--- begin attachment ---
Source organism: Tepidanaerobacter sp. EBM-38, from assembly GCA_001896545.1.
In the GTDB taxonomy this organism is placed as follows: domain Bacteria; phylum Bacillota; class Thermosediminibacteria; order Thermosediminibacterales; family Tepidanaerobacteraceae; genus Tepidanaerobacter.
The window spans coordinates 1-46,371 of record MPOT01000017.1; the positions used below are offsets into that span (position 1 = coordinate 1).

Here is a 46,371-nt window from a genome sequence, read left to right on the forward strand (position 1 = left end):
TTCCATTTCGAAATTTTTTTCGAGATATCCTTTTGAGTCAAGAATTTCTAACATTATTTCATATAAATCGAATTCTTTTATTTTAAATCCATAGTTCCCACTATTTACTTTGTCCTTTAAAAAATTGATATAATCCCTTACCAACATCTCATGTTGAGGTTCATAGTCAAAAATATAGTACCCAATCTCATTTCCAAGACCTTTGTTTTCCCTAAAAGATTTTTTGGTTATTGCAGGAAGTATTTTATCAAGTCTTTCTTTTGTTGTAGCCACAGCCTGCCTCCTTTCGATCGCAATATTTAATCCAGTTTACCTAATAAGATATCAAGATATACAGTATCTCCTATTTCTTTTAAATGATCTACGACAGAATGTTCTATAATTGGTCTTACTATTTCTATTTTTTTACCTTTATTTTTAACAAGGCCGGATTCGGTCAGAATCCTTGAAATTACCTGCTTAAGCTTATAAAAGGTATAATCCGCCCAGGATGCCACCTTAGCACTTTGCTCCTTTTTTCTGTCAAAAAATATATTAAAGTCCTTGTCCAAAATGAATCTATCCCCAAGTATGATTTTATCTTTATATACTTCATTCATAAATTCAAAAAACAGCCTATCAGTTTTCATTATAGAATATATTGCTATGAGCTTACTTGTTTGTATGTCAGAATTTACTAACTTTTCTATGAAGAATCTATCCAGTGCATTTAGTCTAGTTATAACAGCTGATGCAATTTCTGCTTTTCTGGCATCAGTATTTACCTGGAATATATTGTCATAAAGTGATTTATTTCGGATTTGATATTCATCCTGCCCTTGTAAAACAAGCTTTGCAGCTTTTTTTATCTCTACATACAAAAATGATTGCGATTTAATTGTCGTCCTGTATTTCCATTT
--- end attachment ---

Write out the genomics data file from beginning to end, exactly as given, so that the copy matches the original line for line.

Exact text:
Source organism: Tepidanaerobacter sp. EBM-38, from assembly GCA_001896545.1.
In the GTDB taxonomy this organism is placed as follows: domain Bacteria; phylum Bacillota; class Thermosediminibacteria; order Thermosediminibacterales; family Tepidanaerobacteraceae; genus Tepidanaerobacter.
The window spans coordinates 1-46,371 of record MPOT01000017.1; the positions used below are offsets into that span (position 1 = coordinate 1).

Here is a 46,371-nt window from a genome sequence, read left to right on the forward strand (position 1 = left end):
TTCCATTTCGAAATTTTTTTCGAGATATCCTTTTGAGTCAAGAATTTCTAACATTATTTCATATAAATCGAATTCTTTTATTTTAAATCCATAGTTCCCACTATTTACTTTGTCCTTTAAAAAATTGATATAATCCCTTACCAACATCTCATGTTGAGGTTCATAGTCAAAAATATAGTACCCAATCTCATTTCCAAGACCTTTGTTTTCCCTAAAAGATTTTTTGGTTATTGCAGGAAGTATTTTATCAAGTCTTTCTTTTGTTGTAGCCACAGCCTGCCTCCTTTCGATCGCAATATTTAATCCAGTTTACCTAATAAGATATCAAGATATACAGTATCTCCTATTTCTTTTAAATGATCTACGACAGAATGTTCTATAATTGGTCTTACTATTTCTATTTTTTTACCTTTATTTTTAACAAGGCCGGATTCGGTCAGAATCCTTGAAATTACCTGCTTAAGCTTATAAAAGGTATAATCCGCCCAGGATGCCACCTTAGCACTTTGCTCCTTTTTTCTGTCAAAAAATATATTAAAGTCCTTGTCCAAAATGAATCTATCCCCAAGTATGATTTTATCTTTATATACTTCATTCATAAATTCAAAAAACAGCCTATCAGTTTTCATTATAGAATATATTGCTATGAGCTTACTTGTTTGTATGTCAGAATTTACTAACTTTTCTATGAAGAATCTATCCAGTGCATTTAGTCTAGTTATAACAGCTGATGCAATTTCTGCTTTTCTGGCATCAGTATTTACCTGGAATATATTGTCATAAAGTGATTTATTTCGGATTTGATATTCATCCTGCCCTTGTAAAACAAGCTTTGCAGCTTTTTTTATCTCTACATACAAAAATGATTGCGATTTAATTGTCGTCCTGTATTTCCATTT